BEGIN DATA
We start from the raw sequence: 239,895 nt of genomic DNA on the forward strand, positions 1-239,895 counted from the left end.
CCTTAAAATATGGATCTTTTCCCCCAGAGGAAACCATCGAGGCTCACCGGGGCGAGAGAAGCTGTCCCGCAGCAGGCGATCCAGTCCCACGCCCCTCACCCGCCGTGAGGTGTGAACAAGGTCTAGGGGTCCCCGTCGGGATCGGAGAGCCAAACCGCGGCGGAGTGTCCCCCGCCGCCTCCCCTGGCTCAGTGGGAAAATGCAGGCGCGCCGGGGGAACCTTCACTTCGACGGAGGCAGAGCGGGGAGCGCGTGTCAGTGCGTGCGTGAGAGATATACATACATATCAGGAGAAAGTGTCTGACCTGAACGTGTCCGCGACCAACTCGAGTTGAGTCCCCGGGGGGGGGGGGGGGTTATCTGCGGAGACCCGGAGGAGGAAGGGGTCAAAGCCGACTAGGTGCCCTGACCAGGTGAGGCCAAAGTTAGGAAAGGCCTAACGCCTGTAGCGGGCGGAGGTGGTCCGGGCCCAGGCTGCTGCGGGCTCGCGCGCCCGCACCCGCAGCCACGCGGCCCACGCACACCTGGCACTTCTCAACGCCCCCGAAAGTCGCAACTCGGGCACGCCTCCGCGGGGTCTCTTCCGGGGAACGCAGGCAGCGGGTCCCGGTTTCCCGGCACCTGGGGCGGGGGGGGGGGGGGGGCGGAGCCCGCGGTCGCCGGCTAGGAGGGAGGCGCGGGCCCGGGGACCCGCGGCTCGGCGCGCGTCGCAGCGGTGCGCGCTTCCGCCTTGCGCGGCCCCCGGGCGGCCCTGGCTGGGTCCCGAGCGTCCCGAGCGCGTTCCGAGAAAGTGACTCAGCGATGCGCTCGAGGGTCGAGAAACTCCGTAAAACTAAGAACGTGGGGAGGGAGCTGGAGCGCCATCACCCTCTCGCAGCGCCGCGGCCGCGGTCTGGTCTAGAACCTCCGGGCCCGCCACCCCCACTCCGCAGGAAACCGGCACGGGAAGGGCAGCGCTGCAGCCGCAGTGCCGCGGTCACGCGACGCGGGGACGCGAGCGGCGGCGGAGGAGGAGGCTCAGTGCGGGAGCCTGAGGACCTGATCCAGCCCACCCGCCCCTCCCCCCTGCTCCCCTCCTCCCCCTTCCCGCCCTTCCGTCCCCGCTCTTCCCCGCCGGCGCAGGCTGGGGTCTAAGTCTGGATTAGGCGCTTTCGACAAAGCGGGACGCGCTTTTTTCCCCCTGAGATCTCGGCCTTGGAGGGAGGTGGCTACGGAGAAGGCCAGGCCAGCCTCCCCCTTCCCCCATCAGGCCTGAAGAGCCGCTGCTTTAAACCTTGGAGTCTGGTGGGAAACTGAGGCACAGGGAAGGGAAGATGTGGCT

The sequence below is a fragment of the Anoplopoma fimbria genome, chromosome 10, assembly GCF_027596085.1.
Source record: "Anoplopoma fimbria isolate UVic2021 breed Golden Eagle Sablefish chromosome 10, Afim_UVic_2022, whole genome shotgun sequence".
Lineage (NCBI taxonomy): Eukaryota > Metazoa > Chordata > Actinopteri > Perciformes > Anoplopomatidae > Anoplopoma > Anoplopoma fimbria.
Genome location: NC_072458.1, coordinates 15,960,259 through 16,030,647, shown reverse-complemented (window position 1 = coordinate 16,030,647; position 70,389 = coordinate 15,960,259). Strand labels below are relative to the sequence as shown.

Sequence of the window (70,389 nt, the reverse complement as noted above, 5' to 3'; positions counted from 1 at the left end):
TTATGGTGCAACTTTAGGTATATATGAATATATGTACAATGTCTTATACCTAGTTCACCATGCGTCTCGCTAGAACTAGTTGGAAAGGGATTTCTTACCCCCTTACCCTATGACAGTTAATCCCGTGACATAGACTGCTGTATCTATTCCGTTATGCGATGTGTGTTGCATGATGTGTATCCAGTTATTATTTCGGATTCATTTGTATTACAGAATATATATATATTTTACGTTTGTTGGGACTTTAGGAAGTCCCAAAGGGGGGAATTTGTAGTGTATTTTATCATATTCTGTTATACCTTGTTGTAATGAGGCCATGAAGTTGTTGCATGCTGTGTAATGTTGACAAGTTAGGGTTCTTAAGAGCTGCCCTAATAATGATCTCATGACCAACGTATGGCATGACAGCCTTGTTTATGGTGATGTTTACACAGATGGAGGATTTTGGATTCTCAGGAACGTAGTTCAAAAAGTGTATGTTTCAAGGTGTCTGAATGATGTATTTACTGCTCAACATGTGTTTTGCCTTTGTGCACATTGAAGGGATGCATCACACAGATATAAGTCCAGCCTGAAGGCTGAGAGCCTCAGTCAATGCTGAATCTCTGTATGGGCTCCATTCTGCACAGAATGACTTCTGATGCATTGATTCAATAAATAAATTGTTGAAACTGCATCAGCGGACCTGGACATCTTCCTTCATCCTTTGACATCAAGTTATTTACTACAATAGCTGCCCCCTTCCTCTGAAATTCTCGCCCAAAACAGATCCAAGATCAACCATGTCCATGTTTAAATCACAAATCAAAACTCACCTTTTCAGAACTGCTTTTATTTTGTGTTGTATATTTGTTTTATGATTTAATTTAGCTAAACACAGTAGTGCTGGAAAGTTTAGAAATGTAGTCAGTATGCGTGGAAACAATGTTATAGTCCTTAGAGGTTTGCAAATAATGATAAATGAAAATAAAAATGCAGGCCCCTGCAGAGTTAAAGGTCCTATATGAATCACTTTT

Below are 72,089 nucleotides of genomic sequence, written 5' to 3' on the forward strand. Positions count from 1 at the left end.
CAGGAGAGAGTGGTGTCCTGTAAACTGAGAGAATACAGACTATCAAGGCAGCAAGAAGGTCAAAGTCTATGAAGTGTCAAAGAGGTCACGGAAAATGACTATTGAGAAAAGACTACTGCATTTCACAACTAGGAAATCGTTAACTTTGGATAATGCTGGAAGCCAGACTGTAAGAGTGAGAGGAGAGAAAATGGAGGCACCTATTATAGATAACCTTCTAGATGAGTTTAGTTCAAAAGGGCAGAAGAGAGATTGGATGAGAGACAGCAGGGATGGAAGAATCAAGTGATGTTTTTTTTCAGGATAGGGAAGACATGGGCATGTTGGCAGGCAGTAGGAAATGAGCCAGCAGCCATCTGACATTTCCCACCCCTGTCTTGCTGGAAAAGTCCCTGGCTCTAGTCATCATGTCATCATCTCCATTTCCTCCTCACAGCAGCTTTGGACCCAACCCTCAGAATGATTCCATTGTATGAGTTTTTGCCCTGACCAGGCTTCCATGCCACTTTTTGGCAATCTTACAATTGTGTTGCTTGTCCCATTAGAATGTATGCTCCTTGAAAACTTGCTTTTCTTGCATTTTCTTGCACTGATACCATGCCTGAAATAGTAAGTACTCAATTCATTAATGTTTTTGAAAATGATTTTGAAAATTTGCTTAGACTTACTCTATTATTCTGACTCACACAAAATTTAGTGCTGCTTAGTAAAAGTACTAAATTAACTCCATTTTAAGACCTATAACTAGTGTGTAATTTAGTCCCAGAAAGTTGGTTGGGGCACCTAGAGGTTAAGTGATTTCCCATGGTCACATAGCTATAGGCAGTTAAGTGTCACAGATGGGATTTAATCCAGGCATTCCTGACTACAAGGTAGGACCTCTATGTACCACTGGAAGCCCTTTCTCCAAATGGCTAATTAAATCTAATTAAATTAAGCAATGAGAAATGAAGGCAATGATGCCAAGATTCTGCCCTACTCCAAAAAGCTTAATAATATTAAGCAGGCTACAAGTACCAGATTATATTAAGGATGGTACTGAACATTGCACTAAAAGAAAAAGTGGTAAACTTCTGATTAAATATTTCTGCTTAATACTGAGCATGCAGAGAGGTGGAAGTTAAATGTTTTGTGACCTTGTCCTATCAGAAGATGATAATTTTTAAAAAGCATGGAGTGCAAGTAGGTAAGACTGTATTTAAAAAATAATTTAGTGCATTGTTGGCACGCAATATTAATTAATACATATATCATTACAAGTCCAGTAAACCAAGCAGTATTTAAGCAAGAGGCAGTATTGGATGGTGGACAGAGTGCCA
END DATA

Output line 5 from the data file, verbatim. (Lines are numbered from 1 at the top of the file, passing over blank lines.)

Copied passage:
Lineage (NCBI taxonomy): Eukaryota > Metazoa > Chordata > Actinopteri > Perciformes > Anoplopomatidae > Anoplopoma > Anoplopoma fimbria.